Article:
Next month, more than 100 countries will meet to discuss a possible amendment to the Montreal Protocol on Substances that Deplete the Ozone Layer to phase out hydrofluorocarbons (HFCs). These greenhouse gases, used in air conditioners and refrigerators around the world, are up to 10,000 times more potent than carbon dioxide in causing climate change. Eliminating HFCs and simultaneously improving the energy efficiency of the redesigned cooling and refrigeration systems is the single greatest opportunity to tackle climate change since the historic Paris Agreement last year. This effort could avoid 1 degree Celsius of global warming by the end of the century.
With this in mind, the Heising-Simons Foundation is pleased to join a group of 19 philanthropic donors—including the Hewlett, MacArthur, Packard, Sea Change, and Barr foundations, among others—as part of $53 million in coordinated funding, to support energy efficiency efforts to complement the rapid phase-out of this potent gas.
Earlier this morning, Secretary of State John Kerry announced that this public-private partnership stands ready to assist countries in implementing a potential ambitious amendment to the Montreal Protocol next month, which would determine when and how countries phase down HFCs.
The foundations’ funding could provide technical assistance to various countries to bolster their energy efficiency efforts, enabling them to move more quickly and possibly double the climate benefits of phasing out HFCs alone. This could also help countries meet their commitments under the Paris agreement. Air conditioning use is growing rapidly in many parts of the world, and improved energy efficiency would save families and businesses money on their electric bills, boost the economy, and improve electric grid reliability.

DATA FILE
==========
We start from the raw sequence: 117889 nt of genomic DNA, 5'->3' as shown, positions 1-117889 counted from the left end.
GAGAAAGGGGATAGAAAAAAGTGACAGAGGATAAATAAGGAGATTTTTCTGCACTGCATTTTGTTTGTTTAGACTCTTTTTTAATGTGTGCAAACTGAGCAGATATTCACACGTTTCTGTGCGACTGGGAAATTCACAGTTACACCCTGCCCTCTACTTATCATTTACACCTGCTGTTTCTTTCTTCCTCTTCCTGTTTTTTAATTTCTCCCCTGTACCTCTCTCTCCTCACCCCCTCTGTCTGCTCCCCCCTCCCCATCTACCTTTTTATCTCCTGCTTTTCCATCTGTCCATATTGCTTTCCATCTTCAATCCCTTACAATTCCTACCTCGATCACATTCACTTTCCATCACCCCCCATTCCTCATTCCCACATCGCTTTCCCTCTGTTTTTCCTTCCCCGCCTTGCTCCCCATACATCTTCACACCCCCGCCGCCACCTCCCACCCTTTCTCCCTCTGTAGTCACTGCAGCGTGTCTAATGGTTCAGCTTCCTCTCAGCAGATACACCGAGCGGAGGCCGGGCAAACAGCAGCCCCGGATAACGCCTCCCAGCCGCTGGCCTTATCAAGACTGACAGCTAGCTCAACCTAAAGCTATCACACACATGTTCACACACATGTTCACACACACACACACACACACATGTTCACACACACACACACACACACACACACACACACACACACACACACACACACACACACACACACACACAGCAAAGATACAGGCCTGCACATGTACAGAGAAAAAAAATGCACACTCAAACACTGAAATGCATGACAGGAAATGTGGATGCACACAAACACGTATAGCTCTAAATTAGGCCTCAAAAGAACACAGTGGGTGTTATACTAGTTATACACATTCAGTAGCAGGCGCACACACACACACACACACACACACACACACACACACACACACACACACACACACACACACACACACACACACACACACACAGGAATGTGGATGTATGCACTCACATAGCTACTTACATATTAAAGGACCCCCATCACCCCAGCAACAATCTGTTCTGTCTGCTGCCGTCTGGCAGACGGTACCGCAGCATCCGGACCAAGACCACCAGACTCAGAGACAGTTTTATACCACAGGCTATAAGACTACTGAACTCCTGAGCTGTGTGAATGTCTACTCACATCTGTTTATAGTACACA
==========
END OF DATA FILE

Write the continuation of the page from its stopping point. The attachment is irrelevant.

Our Foundation has long had a focus on energy and the environment, with a Climate and Clean Energy grantmaking program that looks to protect people from the harmful impacts of climate change by accelerating cleaner and more efficient uses of energy. Rarely is there a single opportunity to make as much difference as this moment. Enabling this once-in-a-generation global redesign of key technologies to simultaneously boost efficiency and phase out harmful gases will yield huge pollution reductions and economic benefits.
The Heising-Simons Foundation is pleased to contribute up to $2 million to support energy efficiency efforts to complement implementation of an ambitious Montreal Protocol amendment. To learn more about today’s announcement, including a full list of donors, see the joint press release.